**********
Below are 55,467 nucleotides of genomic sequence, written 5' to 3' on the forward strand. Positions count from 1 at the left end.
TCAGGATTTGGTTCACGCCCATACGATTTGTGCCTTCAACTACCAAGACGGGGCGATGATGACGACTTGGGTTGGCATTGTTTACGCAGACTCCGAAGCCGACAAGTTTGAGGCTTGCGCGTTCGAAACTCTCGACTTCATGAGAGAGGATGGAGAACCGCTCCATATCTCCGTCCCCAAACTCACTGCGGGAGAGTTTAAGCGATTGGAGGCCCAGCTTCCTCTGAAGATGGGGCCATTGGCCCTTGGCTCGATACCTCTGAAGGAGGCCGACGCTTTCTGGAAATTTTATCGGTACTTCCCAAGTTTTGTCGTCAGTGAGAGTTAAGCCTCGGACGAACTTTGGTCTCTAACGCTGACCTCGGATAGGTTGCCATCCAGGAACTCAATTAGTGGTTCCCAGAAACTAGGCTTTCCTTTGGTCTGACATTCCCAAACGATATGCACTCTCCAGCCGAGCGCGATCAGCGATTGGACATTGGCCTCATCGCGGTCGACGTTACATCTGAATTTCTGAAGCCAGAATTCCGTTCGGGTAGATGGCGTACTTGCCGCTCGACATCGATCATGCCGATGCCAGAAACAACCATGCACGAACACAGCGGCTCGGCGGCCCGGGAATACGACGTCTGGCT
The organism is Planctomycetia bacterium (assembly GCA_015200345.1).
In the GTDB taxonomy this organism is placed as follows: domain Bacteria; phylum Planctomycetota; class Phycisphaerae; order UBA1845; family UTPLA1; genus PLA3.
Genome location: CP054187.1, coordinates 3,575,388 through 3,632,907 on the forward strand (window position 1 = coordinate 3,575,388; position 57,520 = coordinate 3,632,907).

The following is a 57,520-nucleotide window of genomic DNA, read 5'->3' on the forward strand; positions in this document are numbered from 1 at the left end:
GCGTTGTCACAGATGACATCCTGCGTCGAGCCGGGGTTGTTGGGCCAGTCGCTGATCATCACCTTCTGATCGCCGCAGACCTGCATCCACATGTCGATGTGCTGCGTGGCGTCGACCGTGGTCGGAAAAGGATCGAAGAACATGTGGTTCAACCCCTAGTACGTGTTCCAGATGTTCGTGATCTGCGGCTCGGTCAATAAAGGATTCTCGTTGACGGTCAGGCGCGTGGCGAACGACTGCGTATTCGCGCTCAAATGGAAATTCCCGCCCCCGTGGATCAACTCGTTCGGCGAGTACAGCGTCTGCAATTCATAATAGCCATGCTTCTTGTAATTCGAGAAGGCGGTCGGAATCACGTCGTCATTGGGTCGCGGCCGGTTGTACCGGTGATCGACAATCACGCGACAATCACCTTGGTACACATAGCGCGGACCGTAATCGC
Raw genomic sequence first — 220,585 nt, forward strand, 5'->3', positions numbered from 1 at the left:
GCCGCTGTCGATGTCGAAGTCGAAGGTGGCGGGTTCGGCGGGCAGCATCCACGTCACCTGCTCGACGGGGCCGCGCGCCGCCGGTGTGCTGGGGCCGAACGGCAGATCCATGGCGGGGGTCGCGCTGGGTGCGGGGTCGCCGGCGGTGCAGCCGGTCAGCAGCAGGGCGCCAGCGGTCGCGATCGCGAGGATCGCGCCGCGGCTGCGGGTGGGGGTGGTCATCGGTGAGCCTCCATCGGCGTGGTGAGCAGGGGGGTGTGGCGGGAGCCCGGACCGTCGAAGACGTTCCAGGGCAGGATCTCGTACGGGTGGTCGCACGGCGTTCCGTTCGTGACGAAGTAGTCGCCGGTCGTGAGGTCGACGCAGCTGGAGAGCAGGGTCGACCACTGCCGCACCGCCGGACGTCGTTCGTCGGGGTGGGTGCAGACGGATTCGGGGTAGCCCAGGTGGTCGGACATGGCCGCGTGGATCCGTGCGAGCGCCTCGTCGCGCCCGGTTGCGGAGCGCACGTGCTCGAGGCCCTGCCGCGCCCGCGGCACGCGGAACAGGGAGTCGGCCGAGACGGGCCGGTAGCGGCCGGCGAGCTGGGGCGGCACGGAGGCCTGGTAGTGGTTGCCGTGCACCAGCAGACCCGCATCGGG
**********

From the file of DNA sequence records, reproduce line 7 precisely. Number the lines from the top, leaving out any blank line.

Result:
GCGTTGTCACAGATGACATCCTGCGTCGAGCCGGGGTTGTTGGGCCAGTCGCTGATCATCACCTTCTGATCGCCGCAGACCTGCATCCACATGTCGATGTGCTGCGTGGCGTCGACCGTGGTCGGAAAAGGATCGAAGAACATGTGGTTCAACCCCTAGTACGTGTTCCAGATGTTCGTGATCTGCGGCTCGGTCAATAAAGGATTCTCGTTGACGGTCAGGCGCGTGGCGAACGACTGCGTATTCGCGCTCAAATGGAAATTCCCGCCCCCGTGGATCAACTCGTTCGGCGAGTACAGCGTCTGCAATTCATAATAGCCATGCTTCTTGTAATTCGAGAAGGCGGTCGGAATCACGTCGTCATTGGGTCGCGGCCGGTTGTACCGGTGATCGACAATCACGCGACAATCACCTTGGTACACATAGCGCGGACCGTAATCGC